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Is Entity framework reliable enough to use in a Corporate Project? Should I use Entity?

I'm a junior developer who's just completed a project using Entity framework. Unfortunately I was chewed out by one of the Senior Developers at my work citing that I should have used ADO.net and that Entity Framework quote: "Is not reliable or feasible in a corporate application".

Although I think this is mostly exaggeration - are there any truth to his claims? If so, what are the facts / sources (and will this change with the release of Entity Framework 5)? If not - what can I use to justify my position that Entity is as reliable as ADO.net.

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marked as duplicate by maple_shaft Aug 3 '12 at 14:53

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I am actively discouraging the use of stuff like the Entity Framework in my organization primarily because:

  • I like to be in control of what my system does. Mysterous black boxes that somehow do what I want are not how I want to support an enterprise system. Unless, of course, we developed the mysterious black box ourselves! :)

  • I find that these great frameworks are generally optimized for flexibility. There is often a trade-off between flexibility and (performance + simplicity).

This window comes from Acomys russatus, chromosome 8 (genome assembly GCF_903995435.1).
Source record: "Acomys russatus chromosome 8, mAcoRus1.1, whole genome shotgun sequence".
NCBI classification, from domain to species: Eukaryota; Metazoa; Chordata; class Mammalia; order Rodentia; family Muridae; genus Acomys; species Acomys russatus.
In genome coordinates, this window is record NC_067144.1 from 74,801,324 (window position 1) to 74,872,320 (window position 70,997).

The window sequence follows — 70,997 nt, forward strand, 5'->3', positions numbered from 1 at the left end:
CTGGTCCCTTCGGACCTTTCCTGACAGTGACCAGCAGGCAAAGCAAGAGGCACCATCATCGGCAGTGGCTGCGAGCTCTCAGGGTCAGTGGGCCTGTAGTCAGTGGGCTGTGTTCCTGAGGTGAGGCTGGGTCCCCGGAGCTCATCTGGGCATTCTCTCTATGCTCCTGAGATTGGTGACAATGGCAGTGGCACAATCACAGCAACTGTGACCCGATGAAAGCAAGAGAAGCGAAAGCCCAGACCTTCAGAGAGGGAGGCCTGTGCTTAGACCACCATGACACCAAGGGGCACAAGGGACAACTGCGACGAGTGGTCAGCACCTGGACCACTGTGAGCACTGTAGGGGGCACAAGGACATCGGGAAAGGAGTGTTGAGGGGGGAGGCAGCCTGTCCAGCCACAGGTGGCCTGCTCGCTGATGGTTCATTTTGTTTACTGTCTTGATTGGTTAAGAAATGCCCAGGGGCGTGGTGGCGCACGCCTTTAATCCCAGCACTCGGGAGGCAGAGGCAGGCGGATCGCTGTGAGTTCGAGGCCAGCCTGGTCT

• The approaches I advocate in my organisation favour architectural frameworks over frameworks that actually do stuff because they are language- and tool- agnostic. The same principles can be applied across the organisation regardless of development envionment or solution, and even withstand a change of toolset.

  • The more you have to think about something, the more familiar you become with it. Thinking about how and why the database is structured helps with deciding how and why your entities are the way they are (although that is the absolute extent of any dependency)

  • And because one of my general principles are: "Shortcuts are seldom short."

So, it's not really about reliability as much as an overall maintainability approach. I'm sure if you get the Entity Framework to do what you need to do it's as reliable as anything you do yourself, for this project.

And it's not fair to be 'chewed out' for the decision you made - if someone wanted a particulat approach they shoul have specified it in the first place.

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This is great, thank-you. I did also raise the point with him that he should have included on the spec in the first place - he felt that it was implied since he holds the belief that entity framework is just -that- bad. I think in future I'll continue using it for personal projects and use ADO.net at work - at least by doing this I can hold and improve upon a knowledge in both frameworks –  ElvisLikeBear Aug 3 '12 at 3:15
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Suffering from a not-invented-here syndrome? –  ondrejsv Jan 9 '13 at 20:09
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Just as a point of clarification: Entity Framework is built on ADO.NET. As a matter of fact, it's official name is ADO.NET Entity Framework. They are not two separate and competing products.